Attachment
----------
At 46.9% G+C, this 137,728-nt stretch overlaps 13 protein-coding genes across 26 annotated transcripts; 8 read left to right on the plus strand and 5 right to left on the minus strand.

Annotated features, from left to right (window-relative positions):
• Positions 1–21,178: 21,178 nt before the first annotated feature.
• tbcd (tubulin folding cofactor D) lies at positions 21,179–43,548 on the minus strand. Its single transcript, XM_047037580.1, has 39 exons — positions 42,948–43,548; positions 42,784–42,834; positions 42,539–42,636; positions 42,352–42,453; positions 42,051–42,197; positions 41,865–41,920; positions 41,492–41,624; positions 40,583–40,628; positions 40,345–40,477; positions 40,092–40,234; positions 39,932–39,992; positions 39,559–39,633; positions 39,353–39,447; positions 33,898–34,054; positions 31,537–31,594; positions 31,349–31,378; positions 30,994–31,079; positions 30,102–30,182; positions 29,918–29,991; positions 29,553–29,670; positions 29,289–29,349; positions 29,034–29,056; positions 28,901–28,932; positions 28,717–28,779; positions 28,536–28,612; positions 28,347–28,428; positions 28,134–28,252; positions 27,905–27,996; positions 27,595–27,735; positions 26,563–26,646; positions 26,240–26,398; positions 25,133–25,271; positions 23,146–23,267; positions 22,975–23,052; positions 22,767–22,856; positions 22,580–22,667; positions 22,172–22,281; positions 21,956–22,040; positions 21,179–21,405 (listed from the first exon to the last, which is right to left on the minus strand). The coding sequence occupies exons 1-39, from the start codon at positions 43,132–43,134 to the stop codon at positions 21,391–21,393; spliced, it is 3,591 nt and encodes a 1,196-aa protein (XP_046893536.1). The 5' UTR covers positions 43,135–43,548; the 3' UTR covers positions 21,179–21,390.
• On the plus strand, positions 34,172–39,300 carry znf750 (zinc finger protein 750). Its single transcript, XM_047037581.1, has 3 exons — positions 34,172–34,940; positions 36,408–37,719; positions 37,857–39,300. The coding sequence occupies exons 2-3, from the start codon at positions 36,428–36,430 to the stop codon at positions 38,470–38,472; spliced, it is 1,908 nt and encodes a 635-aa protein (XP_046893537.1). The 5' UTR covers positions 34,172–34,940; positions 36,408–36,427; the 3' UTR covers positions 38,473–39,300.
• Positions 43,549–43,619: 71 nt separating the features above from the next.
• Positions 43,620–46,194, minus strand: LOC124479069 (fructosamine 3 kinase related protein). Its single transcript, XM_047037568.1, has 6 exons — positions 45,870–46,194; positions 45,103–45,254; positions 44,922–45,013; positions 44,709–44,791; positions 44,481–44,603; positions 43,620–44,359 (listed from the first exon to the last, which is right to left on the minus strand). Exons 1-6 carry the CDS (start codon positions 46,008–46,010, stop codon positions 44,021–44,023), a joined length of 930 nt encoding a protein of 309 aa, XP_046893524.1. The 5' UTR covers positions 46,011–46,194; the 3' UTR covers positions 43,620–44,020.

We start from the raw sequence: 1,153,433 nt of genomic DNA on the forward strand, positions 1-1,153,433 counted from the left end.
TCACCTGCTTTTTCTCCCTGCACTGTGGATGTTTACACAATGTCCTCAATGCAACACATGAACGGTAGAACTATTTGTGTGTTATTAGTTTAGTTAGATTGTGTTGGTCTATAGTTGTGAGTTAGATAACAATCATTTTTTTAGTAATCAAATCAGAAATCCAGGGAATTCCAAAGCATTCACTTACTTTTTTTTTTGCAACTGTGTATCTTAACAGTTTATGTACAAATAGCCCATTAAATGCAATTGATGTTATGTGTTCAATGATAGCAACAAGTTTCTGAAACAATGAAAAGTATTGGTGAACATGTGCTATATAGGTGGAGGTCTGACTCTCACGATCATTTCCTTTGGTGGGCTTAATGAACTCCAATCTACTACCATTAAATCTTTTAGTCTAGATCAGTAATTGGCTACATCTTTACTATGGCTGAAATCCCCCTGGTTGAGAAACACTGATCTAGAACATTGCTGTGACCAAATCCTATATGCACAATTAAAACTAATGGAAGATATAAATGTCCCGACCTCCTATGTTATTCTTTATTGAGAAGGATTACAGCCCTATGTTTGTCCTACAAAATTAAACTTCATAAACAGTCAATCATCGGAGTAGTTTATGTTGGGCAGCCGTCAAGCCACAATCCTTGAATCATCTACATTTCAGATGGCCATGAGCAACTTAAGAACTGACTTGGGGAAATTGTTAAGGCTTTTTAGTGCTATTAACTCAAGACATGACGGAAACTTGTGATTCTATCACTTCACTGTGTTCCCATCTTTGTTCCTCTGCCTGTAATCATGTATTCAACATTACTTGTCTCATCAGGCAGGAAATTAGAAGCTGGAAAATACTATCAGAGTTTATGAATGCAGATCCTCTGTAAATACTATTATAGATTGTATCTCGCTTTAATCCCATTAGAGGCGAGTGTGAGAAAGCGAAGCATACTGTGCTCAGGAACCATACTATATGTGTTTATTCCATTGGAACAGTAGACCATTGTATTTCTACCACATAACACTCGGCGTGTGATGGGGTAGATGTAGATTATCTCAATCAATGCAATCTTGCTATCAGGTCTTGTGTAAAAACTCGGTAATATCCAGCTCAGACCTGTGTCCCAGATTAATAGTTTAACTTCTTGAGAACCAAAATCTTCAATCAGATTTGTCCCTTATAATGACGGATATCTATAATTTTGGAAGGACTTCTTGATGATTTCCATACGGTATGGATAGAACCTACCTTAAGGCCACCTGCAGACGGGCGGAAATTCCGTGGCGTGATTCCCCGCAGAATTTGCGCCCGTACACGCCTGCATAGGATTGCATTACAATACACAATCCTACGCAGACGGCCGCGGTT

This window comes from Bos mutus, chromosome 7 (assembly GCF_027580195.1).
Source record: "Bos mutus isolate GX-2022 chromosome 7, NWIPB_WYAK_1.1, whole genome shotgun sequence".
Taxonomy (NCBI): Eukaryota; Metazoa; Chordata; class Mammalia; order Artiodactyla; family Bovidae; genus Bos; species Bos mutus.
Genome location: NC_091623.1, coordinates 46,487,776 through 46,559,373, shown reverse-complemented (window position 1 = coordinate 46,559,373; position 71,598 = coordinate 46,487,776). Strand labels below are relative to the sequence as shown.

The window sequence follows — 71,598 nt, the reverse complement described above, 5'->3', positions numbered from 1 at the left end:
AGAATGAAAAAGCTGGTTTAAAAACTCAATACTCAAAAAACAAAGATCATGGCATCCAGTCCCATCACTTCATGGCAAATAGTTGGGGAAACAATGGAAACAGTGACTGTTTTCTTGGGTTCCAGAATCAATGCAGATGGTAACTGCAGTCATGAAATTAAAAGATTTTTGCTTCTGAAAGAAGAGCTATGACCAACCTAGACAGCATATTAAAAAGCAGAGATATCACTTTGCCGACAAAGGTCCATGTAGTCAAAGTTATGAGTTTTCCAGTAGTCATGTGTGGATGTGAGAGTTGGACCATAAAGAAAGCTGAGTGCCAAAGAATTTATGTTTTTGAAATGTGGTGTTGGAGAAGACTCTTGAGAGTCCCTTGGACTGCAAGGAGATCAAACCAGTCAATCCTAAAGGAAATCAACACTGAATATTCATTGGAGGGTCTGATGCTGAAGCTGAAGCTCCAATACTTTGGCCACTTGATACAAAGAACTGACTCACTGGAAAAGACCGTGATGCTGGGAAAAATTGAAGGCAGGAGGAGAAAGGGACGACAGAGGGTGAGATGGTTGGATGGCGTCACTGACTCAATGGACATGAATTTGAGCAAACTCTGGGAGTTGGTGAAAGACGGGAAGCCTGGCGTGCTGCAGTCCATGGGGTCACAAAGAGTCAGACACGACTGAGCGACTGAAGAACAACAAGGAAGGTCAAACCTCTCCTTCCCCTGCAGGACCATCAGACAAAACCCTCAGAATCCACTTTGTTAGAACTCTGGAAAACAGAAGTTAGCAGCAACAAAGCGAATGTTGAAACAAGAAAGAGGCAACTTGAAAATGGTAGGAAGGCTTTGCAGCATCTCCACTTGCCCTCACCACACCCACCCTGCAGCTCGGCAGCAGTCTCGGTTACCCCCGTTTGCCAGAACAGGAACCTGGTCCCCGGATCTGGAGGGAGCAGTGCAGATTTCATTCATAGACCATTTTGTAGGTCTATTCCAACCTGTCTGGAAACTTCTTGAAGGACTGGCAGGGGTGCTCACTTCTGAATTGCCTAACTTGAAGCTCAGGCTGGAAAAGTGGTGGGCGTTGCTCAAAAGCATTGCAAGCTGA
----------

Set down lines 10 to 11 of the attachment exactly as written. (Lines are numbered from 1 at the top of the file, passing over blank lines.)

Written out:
This window comes from Bos mutus, chromosome 7 (assembly GCF_027580195.1).
Source record: "Bos mutus isolate GX-2022 chromosome 7, NWIPB_WYAK_1.1, whole genome shotgun sequence".